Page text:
The beatings will continue until morale improves.
–Pretty much everyone. Pretty much everywhere.
If you haven’t read it, Stealing Fire by Steven Kotler and Jamie Wheal is quite an interesting book and is worth your time if you’re remotely interested in the subject matter. Basically, it’s about achieving (and using) states of altered consciousness, or “flow state,” as they call it, and the impacts (both positive and negative) this can have across a variety of areas.
There’s undoubtedly an awful lot to unpack, analyze, research, and, frankly also to question and debate related to the specific content that’s in the book. For this article, however, we want to focus on a specific comment about the impacts of training systems that was made to the book’s authors by the then commander of Seal Team Six.
According to the book, the Commander spoke at-length with the authors about the cost and effort required to build an elite-level operator for Tier 1 operations (improving training efficiency and operational performance through exploiting altered states of consciousness is the link to the book’s subject matter). However, another very interesting thing he mentioned, quoted almost in passing in the book, is that one of the increasing areas of focus with respect to evaluating training is related to the cost, not in terms of money, but rather what he termed human collateraI. In other words, the broken bodies and souls left behind that are required to achieve that level of operational performance using our existing selection, training, and evaluation systems and methods.
This collateral is something “warrior culture,” to put an overly broad label on it, tends to overlook most of the time. In some ways, the collateral damage is something we actively embrace—even seek out and value.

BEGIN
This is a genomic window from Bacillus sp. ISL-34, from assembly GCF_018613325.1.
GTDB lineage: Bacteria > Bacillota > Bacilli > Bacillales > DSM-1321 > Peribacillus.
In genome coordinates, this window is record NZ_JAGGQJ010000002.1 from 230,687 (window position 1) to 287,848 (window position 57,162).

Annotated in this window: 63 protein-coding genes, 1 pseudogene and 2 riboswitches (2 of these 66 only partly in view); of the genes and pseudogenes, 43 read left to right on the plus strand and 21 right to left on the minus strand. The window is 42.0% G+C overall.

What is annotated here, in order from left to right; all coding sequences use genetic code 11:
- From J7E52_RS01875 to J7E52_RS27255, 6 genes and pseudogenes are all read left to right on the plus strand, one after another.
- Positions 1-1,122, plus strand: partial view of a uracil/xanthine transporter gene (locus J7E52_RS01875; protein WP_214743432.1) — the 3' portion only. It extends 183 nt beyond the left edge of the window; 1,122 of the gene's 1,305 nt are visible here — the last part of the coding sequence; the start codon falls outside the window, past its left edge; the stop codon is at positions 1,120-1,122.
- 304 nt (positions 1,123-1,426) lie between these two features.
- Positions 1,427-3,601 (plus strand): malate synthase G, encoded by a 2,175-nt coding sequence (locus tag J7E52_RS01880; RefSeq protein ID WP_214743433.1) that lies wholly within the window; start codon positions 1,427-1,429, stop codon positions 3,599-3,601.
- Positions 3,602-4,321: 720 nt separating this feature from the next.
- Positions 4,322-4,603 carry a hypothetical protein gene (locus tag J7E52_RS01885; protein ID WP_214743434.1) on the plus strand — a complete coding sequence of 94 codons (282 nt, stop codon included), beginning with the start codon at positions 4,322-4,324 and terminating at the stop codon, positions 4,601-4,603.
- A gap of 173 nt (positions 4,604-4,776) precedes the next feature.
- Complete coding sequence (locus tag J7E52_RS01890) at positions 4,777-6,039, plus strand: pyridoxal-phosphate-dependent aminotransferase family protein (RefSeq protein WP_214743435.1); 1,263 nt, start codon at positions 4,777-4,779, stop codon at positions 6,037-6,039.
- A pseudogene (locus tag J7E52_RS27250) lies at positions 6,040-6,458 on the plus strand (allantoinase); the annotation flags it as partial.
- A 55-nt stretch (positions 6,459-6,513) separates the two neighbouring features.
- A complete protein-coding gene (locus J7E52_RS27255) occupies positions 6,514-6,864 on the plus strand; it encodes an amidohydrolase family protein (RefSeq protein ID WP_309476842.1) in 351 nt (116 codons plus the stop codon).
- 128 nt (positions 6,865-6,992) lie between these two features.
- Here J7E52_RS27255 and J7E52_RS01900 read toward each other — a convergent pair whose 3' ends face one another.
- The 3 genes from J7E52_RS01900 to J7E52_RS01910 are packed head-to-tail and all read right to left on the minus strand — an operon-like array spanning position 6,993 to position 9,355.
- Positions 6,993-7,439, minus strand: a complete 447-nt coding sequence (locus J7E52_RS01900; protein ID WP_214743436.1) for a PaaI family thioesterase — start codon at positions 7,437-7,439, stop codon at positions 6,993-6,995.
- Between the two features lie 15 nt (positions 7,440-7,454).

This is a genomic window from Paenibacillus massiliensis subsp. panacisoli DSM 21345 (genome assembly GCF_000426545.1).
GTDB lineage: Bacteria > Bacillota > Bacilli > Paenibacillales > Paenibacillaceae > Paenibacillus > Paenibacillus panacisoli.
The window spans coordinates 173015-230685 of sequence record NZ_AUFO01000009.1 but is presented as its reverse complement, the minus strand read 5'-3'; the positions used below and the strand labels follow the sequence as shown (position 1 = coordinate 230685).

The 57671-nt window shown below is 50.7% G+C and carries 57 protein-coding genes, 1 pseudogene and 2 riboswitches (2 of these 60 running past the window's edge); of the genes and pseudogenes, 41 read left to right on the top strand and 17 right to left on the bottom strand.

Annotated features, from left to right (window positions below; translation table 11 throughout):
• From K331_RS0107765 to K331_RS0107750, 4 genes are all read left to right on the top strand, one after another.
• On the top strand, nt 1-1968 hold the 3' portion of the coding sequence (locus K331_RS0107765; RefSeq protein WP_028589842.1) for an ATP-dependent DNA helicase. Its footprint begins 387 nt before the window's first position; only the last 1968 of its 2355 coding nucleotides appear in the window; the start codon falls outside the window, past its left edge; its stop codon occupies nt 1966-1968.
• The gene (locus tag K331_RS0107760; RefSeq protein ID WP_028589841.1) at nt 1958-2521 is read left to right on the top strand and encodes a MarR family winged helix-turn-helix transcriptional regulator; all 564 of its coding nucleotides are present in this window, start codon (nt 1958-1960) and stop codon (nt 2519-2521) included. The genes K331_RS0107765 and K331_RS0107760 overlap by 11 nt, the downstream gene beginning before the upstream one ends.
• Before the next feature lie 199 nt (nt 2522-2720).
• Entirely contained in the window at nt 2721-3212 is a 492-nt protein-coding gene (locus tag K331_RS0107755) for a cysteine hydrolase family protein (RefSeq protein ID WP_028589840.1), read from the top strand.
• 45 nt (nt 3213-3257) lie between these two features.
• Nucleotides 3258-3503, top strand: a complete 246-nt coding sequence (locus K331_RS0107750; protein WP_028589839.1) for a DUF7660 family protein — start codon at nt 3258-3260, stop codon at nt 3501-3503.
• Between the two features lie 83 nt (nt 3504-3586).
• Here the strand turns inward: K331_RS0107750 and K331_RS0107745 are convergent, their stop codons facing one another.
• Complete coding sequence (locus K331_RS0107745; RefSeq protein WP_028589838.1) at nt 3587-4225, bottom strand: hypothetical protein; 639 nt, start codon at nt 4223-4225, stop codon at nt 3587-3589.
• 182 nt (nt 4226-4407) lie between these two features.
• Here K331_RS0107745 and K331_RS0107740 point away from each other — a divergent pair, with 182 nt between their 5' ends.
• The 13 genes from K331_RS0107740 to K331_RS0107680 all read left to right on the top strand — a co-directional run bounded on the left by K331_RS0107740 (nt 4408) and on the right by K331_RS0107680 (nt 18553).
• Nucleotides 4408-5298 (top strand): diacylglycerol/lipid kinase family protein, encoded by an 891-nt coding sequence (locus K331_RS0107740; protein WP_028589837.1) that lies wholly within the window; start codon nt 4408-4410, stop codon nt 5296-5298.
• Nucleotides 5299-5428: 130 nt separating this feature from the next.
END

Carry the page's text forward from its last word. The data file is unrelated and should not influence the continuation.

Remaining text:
“No pain, no gain.”
“If it hurts, you’re still alive.”
“What doesn’t kill you makes you stronger.”
And, of course, there’s genuine method to the madness here.
Though some folks out there may not like it, what warriors do, fundamentally, is fight. This typically involves spending lots of time in really unpleasant conditions, many of which are specifically intended to destroy both the human body and the human mind, while also doing everything conceivably possible to kill, maim, and otherwise incapacitate or destroy other people in the process. It’s unpleasant. It’s dirty. It’s messy. It’s brutal. And it’s not for the faint of heart, weak of mind, or uncommitted.
Sending people into combat is fundamentally about putting human beings into conditions that are designed to utterly destroy them—physically, psychologically, and spiritually. In fact, that’s the adversary’s objective. So, preparing people for that type of setting has always been something of a challenge, historically approached with varying degrees of seriousness, depending on the nation or organization involved.
The basic principle for doing it “right” is simple though. Isn’t it?
We’ll put candidates into conditions that are designed to destroy them and see who’s still standing at the end. Those are your guys (and, nowadays, gals too). Tough as nails—ready to fight. That’s how it works—right?
Of course, in response to these unpleasant, frequently damaging, conditions, the question usually gets asked (inevitably by somebody who doesn’t understand—or perhaps refuses to understand—the operational reality), “People are getting hurt! Do we NEED to do this?”